A tragic crash in Vaughan last week has left paramedic seeking help for Post-Traumatic Stress Disorder.

Iain Park is the deputy chief of York Region EMS, where paramedics are ready to deal with almost any medical emergency. However, Park says the car crash that killed four people eight days ago in Vaughn was different.

“Paramedics are highly trained individuals, but nothing can prepare you for this. At the end of the day paramedics are brothers, sisters, they are fathers, they are parents and sometimes grandparents.”

An SUV collided with a minivan at the intersection of Kirby Road and Kipling Avenue. The crash claimed the lives of 9-year-old Daniel Neville-Lake, his 5-year-old brother Harrison, 2-year-old sister Milly and their grandfather, Gary Neville.

The SUV driver faces numerous charges, including drunk driving.

Of the 15 paramedics who responded to the incident, eight did not return to work that day and they haven't been back since because they're suffering from Post-Traumatic Stress Disorder.

According to The Tema Conter Memorial Trust – a Canadian charitable organization that helps first responders in the aftermath of horrific situations – 25 per cent of paramedics will experience the effects of PTSD during their careers. Seventeen per cent of firefighters and almost eight per cent of police officers will also suffer from PTSD.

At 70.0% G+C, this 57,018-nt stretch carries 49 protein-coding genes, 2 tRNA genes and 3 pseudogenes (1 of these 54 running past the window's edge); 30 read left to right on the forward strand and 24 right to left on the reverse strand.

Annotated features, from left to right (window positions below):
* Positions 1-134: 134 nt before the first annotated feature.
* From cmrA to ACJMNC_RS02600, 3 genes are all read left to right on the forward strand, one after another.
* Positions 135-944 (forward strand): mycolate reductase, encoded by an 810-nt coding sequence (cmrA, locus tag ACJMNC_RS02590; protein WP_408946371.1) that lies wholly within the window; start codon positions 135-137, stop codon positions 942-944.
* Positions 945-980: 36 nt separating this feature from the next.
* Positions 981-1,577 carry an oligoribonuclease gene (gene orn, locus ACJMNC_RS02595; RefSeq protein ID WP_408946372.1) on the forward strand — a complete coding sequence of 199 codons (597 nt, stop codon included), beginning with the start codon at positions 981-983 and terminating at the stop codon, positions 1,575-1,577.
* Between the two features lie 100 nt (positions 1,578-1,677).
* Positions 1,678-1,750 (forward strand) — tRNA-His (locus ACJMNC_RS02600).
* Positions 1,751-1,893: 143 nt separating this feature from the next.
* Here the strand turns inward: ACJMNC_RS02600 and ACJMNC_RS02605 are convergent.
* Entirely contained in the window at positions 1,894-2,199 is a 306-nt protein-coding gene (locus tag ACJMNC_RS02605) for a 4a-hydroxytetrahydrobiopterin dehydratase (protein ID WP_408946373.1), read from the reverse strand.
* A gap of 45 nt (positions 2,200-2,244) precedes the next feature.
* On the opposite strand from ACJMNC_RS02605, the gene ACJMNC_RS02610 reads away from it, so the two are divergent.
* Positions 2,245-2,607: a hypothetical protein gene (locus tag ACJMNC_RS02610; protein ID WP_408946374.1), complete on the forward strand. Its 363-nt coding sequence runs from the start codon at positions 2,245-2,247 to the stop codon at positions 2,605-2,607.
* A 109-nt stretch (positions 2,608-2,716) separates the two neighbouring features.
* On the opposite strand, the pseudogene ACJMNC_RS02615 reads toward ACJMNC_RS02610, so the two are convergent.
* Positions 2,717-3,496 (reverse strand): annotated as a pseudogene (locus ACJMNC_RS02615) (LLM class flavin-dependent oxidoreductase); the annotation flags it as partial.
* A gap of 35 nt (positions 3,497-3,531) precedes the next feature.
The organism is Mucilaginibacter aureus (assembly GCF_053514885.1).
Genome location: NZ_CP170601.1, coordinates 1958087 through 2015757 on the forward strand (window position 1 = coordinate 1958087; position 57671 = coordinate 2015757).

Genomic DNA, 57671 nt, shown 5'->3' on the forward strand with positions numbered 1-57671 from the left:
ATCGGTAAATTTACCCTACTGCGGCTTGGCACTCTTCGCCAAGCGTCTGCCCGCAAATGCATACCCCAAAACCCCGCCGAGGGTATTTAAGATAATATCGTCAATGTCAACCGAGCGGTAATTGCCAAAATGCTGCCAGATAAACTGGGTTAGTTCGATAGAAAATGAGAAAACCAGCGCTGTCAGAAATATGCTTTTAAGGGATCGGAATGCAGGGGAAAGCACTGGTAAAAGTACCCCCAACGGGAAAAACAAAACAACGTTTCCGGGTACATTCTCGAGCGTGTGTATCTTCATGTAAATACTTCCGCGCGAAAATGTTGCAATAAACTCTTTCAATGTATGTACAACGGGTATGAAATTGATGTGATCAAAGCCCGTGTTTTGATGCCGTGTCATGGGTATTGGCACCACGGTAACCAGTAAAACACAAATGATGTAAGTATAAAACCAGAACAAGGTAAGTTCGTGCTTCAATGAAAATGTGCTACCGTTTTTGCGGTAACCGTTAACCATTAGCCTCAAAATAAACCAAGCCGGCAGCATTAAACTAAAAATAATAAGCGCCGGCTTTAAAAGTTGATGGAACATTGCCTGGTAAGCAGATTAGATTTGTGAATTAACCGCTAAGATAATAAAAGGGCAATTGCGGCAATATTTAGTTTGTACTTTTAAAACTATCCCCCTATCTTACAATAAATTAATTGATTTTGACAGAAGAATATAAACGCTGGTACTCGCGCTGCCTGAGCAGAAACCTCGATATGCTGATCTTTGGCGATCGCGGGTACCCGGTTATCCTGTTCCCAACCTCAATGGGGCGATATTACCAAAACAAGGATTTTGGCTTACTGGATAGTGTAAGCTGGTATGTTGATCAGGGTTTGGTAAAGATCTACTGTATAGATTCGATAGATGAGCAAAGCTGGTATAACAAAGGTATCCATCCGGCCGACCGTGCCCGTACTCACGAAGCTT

Park says the paramedics all have the support of their colleagues, as well as access to professional counselling to help them get back to work.

“We now recognize that the emotional health and the mental health of our staff is just as important as their clinical skills or their physical abilities,” he says. “We have employee support programs, we are building peer support, to support our members to keep everybody well.”

So far York Regional Police aren't saying if any officers have taken leave because of stress related to that same horrible crash. The City of Vaughan says it won't comment on firefights because that information is confidential.